julie chen has an inside connection to CBS—she’s married to the network’s bigwig boss, Les Moonves—but that’s not the only reason why the former news anchor will always be tied to “Big Brother.” In an interview with TV Insider, Chen revealed that the signature CBS summertime reality show has become like her “left arm.”

Chen, affectionately known as Chenbot by “Big Brother” devotees, has hosted the CBS reality competition since 2000 and the show has already been renewed through 2018, so that means she ahs at least two more seasons to add to her hosting resume.

While Julie told TV Insider she does sometimes miss “the great camaraderie among newsroom colleagues," she has no regrets about leaving the daily news grind to take on the daytime chat fest “The Talk” and the annual “Big Brother” gig.

Why Julie will always be a part of BB

Chen says that after 18 seasons (19 counting last fall’s online edition of the show, ‘Big Brother: Over the Top”) the reality show is “such a well-oiled machine at this point that it doesn’t even feel like work.”

Chen says her “Big Brother” role, which includes at least one live show throughout the summer, feels more like a vacation. Chen calls the fun gig her “guilty pleasure,” and admitted that she could never sit at home and watch the show with someone else as host because she feels that it is her party.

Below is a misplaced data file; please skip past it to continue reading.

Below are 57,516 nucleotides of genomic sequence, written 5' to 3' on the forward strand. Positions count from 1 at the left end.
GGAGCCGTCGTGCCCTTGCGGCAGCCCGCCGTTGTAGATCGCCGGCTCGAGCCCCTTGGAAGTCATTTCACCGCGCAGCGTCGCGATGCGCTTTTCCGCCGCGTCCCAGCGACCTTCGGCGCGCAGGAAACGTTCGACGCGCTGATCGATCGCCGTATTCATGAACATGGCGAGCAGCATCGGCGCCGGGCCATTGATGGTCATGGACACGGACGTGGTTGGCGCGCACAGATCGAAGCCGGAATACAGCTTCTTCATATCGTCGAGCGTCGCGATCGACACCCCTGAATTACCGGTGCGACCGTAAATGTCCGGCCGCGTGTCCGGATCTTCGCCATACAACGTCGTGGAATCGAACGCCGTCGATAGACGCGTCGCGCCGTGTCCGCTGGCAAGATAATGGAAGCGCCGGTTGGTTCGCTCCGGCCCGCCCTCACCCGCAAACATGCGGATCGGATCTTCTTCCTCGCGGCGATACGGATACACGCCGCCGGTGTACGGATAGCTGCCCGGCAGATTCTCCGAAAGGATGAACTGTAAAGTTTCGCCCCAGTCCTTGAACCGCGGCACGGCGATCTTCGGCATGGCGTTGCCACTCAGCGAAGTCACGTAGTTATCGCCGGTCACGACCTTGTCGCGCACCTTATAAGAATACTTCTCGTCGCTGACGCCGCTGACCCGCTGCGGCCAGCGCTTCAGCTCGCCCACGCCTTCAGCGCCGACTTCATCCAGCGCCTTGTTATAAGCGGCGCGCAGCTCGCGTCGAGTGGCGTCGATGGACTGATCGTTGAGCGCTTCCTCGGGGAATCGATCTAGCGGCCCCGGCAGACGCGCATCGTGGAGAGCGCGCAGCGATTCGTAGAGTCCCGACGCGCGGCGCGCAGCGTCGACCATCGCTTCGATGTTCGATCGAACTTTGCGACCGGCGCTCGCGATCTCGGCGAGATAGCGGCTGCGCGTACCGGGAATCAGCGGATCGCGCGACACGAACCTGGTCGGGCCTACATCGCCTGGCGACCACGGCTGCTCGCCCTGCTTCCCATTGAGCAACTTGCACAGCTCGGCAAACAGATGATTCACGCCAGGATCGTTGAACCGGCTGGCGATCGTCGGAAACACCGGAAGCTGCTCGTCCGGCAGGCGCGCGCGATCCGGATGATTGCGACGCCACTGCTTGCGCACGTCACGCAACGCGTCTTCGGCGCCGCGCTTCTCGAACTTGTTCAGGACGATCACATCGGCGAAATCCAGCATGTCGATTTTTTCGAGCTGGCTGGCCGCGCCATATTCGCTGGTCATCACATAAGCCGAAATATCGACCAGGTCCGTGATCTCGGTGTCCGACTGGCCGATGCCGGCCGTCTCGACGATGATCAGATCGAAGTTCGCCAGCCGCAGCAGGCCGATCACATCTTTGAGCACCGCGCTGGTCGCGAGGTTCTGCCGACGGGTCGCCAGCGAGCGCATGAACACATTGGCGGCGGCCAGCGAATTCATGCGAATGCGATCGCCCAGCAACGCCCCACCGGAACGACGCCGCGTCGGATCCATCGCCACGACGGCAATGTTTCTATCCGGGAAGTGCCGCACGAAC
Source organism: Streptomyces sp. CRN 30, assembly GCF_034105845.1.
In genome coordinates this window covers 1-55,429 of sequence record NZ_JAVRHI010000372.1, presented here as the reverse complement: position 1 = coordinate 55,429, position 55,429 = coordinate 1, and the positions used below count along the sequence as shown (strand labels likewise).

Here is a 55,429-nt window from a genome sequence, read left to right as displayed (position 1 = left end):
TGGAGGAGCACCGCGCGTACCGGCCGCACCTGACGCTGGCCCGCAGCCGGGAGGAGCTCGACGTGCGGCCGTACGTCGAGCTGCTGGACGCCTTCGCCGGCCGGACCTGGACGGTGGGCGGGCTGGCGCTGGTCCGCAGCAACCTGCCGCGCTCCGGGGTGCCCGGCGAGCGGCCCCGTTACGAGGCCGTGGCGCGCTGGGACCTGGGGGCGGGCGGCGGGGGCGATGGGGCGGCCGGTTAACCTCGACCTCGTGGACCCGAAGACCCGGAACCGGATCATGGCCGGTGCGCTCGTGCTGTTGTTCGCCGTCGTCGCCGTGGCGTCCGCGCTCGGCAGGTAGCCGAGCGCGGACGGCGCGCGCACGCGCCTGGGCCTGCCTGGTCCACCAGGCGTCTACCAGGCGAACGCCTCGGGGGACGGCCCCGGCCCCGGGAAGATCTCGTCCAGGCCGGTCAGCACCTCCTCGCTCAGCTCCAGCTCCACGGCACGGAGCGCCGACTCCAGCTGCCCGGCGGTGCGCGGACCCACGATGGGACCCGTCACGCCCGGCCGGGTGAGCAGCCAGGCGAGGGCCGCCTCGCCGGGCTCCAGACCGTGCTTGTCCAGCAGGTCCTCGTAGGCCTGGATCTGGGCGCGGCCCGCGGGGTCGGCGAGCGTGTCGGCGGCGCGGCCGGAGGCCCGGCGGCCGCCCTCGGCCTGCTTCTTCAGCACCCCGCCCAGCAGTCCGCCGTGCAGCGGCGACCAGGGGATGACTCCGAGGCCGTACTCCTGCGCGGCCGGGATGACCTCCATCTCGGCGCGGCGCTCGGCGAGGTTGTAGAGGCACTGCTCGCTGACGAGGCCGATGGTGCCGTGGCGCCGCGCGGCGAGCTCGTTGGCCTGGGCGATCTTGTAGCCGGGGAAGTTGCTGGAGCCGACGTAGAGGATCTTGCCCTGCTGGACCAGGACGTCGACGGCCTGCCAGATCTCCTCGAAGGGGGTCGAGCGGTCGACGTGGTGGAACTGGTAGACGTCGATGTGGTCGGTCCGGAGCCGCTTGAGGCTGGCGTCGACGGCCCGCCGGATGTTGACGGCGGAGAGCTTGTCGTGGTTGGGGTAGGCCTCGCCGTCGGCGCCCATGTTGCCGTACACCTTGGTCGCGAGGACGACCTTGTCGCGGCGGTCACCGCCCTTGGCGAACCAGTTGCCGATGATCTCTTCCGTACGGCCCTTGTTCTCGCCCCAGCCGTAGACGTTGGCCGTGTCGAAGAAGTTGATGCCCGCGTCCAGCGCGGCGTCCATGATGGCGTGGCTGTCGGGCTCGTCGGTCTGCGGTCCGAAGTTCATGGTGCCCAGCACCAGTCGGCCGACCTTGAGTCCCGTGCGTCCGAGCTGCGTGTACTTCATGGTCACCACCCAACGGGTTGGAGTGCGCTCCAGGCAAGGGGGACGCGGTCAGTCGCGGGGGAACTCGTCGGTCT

Last year, just ahead of “Big Brother: Over the Top” debut, Julie revealed that there would be no “Big Brother" without Chenbot. At the time, CBS confirmed that Julie Chen would host the digital version of the show to be streamed on Cbs All Access.

The network touted the show's "incredible success” and noted that the “Big Brother” live feeds are some of the most popular content on CBS All Access, according to celebrity site JustJared. While Julie admits that she could never be a “Big Brother" houseguest herself because it would be too difficult for her to be away from her husband and her young son, Charlie, she loves being a big part of the game.

The secret to the show’s success

As to why the show has lasted so long, Chen says she doesn’t fear that the show will ever lose its magic, even in today’s vast reality TV landscape. In addition to twists and turns that constantly shake up the "Big Brother” game and keep it feeling fresh, Julie says “nothing can ever compete with putting 15 strangers together in a house with one bathroom.”

"Big Brother" returns for its 19th season with a two-night premiere starting Wednesday, June 28 at 8 p.m. ET on CBS.